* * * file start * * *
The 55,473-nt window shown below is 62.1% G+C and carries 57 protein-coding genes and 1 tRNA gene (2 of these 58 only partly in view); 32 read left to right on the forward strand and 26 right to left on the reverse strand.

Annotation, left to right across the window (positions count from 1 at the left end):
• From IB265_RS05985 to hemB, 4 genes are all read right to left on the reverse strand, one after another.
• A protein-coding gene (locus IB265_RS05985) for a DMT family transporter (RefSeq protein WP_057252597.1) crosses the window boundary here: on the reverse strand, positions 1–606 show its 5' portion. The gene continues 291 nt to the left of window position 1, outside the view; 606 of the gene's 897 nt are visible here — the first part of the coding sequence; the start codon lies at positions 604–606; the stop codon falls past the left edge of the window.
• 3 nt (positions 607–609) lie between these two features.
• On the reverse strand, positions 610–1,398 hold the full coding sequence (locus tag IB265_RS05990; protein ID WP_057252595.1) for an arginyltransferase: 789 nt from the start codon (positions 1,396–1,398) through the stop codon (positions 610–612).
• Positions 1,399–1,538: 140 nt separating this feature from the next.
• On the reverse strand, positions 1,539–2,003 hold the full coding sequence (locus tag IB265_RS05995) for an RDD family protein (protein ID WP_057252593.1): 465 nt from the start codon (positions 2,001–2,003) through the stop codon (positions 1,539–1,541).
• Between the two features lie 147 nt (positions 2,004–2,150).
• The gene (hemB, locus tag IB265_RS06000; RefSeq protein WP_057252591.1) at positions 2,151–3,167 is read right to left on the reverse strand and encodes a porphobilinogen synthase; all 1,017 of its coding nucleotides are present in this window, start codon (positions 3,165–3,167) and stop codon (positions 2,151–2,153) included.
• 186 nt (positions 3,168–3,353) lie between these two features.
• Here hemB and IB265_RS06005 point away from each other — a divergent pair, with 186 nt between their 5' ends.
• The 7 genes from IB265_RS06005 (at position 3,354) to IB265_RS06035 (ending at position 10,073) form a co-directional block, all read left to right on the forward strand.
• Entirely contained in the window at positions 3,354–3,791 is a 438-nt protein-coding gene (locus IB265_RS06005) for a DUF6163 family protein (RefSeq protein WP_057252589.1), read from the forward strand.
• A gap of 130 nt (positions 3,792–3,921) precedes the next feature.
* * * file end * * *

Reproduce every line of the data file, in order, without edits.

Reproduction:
The 55,473-nt window shown below is 62.1% G+C and carries 57 protein-coding genes and 1 tRNA gene (2 of these 58 only partly in view); 32 read left to right on the forward strand and 26 right to left on the reverse strand.

Annotation, left to right across the window (positions count from 1 at the left end):
• From IB265_RS05985 to hemB, 4 genes are all read right to left on the reverse strand, one after another.
• A protein-coding gene (locus IB265_RS05985) for a DMT family transporter (RefSeq protein WP_057252597.1) crosses the window boundary here: on the reverse strand, positions 1–606 show its 5' portion. The gene continues 291 nt to the left of window position 1, outside the view; 606 of the gene's 897 nt are visible here — the first part of the coding sequence; the start codon lies at positions 604–606; the stop codon falls past the left edge of the window.
• 3 nt (positions 607–609) lie between these two features.
• On the reverse strand, positions 610–1,398 hold the full coding sequence (locus tag IB265_RS05990; protein ID WP_057252595.1) for an arginyltransferase: 789 nt from the start codon (positions 1,396–1,398) through the stop codon (positions 610–612).
• Positions 1,399–1,538: 140 nt separating this feature from the next.
• On the reverse strand, positions 1,539–2,003 hold the full coding sequence (locus tag IB265_RS05995) for an RDD family protein (protein ID WP_057252593.1): 465 nt from the start codon (positions 2,001–2,003) through the stop codon (positions 1,539–1,541).
• Between the two features lie 147 nt (positions 2,004–2,150).
• The gene (hemB, locus tag IB265_RS06000; RefSeq protein WP_057252591.1) at positions 2,151–3,167 is read right to left on the reverse strand and encodes a porphobilinogen synthase; all 1,017 of its coding nucleotides are present in this window, start codon (positions 3,165–3,167) and stop codon (positions 2,151–2,153) included.
• 186 nt (positions 3,168–3,353) lie between these two features.
• Here hemB and IB265_RS06005 point away from each other — a divergent pair, with 186 nt between their 5' ends.
• The 7 genes from IB265_RS06005 (at position 3,354) to IB265_RS06035 (ending at position 10,073) form a co-directional block, all read left to right on the forward strand.
• Entirely contained in the window at positions 3,354–3,791 is a 438-nt protein-coding gene (locus IB265_RS06005) for a DUF6163 family protein (RefSeq protein WP_057252589.1), read from the forward strand.
• A gap of 130 nt (positions 3,792–3,921) precedes the next feature.